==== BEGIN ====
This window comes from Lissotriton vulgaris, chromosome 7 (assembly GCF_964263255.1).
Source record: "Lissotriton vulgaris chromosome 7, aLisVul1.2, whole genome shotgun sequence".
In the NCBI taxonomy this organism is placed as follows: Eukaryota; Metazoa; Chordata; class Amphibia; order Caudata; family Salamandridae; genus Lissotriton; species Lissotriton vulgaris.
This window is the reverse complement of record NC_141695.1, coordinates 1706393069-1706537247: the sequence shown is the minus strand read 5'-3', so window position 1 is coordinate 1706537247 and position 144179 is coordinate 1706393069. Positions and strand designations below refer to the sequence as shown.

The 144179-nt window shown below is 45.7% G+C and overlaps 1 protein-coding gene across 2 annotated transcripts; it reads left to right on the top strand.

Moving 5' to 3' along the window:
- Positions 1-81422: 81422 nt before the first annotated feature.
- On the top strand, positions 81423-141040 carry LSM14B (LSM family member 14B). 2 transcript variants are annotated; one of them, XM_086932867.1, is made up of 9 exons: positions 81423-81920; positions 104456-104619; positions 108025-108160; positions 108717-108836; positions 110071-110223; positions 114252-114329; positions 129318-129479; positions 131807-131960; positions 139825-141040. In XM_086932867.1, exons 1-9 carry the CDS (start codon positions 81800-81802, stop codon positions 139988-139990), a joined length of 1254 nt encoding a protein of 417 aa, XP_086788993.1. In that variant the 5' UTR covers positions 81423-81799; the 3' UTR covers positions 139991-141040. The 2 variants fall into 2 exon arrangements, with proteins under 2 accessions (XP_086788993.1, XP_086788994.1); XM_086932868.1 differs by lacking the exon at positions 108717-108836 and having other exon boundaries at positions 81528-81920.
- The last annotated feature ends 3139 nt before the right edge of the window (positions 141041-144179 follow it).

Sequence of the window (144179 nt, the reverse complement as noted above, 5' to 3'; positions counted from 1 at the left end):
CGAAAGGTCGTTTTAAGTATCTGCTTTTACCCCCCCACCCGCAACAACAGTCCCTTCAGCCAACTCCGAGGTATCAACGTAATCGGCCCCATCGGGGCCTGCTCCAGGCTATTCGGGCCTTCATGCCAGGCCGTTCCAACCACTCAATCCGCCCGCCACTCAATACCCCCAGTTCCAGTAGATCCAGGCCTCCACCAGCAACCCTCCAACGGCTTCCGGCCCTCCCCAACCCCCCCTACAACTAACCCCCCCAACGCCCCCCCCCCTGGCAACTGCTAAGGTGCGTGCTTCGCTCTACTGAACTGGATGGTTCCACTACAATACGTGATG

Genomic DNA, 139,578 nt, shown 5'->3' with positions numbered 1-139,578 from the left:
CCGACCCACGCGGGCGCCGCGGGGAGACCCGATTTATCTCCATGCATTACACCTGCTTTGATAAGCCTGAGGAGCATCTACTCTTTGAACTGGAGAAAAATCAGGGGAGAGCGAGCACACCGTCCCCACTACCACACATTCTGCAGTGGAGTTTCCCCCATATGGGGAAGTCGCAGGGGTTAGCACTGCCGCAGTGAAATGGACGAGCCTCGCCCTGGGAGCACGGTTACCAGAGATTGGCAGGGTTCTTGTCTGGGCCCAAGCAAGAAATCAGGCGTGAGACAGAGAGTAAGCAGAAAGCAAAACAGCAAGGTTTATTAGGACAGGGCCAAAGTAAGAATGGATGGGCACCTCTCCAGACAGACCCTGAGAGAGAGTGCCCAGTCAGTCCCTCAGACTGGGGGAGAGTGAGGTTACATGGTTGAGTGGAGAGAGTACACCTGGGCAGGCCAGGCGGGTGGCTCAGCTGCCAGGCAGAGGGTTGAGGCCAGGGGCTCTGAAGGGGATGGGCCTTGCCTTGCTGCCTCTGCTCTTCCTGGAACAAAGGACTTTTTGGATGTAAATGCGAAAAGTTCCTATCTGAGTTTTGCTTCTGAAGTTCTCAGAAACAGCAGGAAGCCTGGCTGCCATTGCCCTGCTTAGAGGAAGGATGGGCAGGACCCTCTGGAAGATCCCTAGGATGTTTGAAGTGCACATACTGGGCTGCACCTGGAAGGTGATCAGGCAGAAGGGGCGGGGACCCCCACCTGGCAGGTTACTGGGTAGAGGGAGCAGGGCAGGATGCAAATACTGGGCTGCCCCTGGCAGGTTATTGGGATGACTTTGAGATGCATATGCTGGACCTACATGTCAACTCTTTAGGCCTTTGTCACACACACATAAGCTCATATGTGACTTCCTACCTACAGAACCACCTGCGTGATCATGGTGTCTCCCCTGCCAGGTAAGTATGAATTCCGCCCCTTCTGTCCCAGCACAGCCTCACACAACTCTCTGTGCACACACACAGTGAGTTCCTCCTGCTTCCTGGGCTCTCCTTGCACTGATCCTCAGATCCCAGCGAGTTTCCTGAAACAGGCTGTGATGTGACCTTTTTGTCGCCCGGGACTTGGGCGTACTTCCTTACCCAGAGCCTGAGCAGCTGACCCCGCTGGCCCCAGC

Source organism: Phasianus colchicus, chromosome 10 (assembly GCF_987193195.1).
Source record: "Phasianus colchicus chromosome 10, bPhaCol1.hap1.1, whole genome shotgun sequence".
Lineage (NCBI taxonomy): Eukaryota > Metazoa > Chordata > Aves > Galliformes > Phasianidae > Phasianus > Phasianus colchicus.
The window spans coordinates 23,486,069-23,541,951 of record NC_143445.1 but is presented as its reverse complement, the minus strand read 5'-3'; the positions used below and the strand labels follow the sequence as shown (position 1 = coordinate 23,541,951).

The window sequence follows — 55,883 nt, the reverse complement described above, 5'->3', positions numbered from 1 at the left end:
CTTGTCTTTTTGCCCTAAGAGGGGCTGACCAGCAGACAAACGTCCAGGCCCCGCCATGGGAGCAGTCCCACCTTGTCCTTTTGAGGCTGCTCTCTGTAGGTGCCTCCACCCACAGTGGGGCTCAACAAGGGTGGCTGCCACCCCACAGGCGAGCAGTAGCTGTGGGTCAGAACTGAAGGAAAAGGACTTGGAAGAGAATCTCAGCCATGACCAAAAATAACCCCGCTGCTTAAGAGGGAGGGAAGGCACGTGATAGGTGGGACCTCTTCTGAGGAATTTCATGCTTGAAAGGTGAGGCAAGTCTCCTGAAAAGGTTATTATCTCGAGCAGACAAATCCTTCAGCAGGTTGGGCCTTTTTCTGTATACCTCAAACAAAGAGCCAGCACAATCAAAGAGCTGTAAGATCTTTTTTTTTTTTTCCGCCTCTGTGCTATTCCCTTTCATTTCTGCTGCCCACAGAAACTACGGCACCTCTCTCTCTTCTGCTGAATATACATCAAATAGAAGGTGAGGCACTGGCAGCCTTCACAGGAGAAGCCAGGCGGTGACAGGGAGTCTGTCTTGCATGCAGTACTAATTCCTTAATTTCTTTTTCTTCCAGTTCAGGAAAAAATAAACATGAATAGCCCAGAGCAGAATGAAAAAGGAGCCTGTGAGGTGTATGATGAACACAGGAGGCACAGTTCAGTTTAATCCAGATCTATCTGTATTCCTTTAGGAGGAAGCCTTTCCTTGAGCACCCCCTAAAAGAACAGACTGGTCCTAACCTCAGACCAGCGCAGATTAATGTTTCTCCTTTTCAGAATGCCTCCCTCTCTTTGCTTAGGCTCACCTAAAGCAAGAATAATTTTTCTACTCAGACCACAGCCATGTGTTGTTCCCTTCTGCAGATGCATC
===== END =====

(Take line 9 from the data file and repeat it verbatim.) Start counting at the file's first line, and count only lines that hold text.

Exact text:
- The last annotated feature ends 3139 nt before the right edge of the window (positions 141041-144179 follow it).